The way Stan works, is it chooses unconstraining transforms to create an “eta” space which is the whole real line in each dimension, and then it samples in that eta space. Then when it needs to spit out a theta value, it uses the constraining transform to calculate theta(eta) and spits out that value.

So, Stan behind the scenes is adding the log(dtheta/deta) values to the lp value so that eta samples in the right distribution to give theta(eta) the distribution you asked for.

If you do any transformations of variables yourself, then you’ll have to decide what they mean to you. But the principle is that if you know the measure on a transformed space, in order to get the transformed value to have that measure, the space in which you’re sampling has to have the measure p(theta(eta)) dtheta/deta deta just think of all those d values as infinitesimal numbers and the algebra becomes clear (and this is how nonstandard analysis works).


This is how probability densities (and their gradients) behave in general, regardless of whether we are using them in HMC or not. As @bbbales2 notes it’s easier to simply reason about the total posterior directly instead of prior * likelihood as the latter has some subtle structure that ultimately cancels out but can make arguments more tricky than they need to be.

If we were doing Metropolis-Hastings then no, we wouldn’t need to account for the Jacobian because the acceptance probability is a function on parameter space, not a density. Like the likelihood in your argument, the acceptance probability behaves the same way provided that you compose it with the transformation (to be technically we don’t say that the functions are invariant per your terminology, but rather covariant).

Another way to see that is the acceptance probability can be written as a ratio of probability densities, so if you were to add the Jacobian it would cancel out.

All that said, the dynamic HMC implementation we use in Stan is not actually a Metropolis-Hastings method. It does use probabilities to sample points from intermediate trajectories, but those probabilities are not the class Metropolis acceptance probability.


Thank you everyone for these replies, it is very helpful.
However I’m still confused about the acceptance probability in the Metropolis-Hastings (I’m sorry if my theoretical questions are not directly related to the STAN software, I found the forum after I read the book of Gelman and the STAN documentation. If my topic doesn’t fit the forum I totally get it).

In the acceptance probability, the posterior distribution must be w.r.t theta or eta? In the first case, it’s evaluated with theta and the proposal distribution is in the eta space. This is why it is suggested in https://github.com/gragusa/BayesianTools.jl/blob/master/README.md or https://arxiv.org/pdf/1511.01707. (section 6.3.2) that the ration of the Jacobian determinant must be added in the acceptance probability such that the algorithm targets the right posterior distribution, here theta.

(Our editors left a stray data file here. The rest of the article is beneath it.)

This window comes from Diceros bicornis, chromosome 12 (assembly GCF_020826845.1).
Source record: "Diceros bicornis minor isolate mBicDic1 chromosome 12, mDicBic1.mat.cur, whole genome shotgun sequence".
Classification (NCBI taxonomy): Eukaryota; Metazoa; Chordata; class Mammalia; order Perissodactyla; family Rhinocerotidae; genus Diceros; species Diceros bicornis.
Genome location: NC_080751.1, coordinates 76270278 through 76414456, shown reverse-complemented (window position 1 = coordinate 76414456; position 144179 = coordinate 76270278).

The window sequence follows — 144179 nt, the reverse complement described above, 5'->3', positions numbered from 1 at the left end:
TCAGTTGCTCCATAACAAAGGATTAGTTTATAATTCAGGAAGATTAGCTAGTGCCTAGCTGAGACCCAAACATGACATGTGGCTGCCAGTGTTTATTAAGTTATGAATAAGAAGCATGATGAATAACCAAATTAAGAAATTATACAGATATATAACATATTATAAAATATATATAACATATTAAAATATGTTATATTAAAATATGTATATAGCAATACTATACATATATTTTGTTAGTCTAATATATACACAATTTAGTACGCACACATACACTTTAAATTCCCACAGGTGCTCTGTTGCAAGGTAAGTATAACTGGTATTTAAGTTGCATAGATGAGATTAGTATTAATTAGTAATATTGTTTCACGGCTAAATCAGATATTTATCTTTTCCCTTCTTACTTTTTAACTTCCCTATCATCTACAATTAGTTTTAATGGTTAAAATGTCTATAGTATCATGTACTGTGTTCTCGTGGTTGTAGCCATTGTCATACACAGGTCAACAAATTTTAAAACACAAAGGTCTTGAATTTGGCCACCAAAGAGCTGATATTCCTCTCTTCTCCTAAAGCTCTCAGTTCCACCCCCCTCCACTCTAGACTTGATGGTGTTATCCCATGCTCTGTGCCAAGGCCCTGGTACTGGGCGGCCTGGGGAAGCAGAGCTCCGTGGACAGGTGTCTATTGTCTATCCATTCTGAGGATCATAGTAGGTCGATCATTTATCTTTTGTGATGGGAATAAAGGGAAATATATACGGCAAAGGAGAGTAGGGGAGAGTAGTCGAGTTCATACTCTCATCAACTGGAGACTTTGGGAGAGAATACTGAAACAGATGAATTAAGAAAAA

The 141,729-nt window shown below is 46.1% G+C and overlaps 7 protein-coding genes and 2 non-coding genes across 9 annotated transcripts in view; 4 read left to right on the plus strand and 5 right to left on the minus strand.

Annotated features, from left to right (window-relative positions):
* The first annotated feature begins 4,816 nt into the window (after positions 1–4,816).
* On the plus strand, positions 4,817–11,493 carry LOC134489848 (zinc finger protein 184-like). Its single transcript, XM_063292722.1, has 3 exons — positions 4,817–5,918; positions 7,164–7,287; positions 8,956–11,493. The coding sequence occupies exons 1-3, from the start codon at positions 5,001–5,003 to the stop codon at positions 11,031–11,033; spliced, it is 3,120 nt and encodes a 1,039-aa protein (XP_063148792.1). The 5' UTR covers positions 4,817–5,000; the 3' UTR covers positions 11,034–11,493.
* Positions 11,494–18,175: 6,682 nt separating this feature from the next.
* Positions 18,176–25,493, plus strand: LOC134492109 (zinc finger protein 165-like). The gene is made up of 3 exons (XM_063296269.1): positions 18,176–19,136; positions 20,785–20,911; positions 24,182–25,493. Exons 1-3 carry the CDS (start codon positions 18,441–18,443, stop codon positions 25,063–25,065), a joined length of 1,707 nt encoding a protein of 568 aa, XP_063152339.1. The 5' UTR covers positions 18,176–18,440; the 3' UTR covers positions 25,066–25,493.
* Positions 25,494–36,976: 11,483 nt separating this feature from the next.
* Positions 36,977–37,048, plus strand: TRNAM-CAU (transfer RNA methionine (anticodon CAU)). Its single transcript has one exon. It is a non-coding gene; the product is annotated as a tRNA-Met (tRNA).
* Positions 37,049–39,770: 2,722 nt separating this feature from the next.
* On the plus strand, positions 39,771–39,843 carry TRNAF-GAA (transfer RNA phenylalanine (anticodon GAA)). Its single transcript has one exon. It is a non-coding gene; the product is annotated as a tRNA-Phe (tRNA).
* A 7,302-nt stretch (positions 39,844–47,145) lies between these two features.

In the second case, we target the posterior distribution of eta since the posterior is w.r.t to eta (Jacobian adjustment) and also the proposal. Then It doesn’t feel right to just transform the Markov chain such that the posterior is w.r.t to theta.


I could be wrong, I’m not a Stan coder so I haven’t looked at the code, but I think Stan calculates the posterior density with respect to the unconstrained eta space, the “proposal” (ie. the hamiltonian trajectory) is based on “energy” that is calculated wrt the density on the eta space, and then the point that is chosen from the trajectory is chosen based on weighted sampling with weights computed by the density in the eta space. Whenever we need a theta value, we just take our current eta value and transform it.

The density in eta space is induced by the chosen density in theta space, and the Jacobian correction caused by the transformation function Eta(theta), it’s simply a formal calculation that now gives a density in an unconstrained space such that samples transformed back to theta space via Theta(eta) come from the density we chose in theta space.


Typically the entire Markov chain is on either the constrained or unconstrained spaces, so the acceptance probability is computed with respect to the corresponding densities. Again, mapping back and forth the Jacobians cancel to yield the same acceptance probability for any given transitions.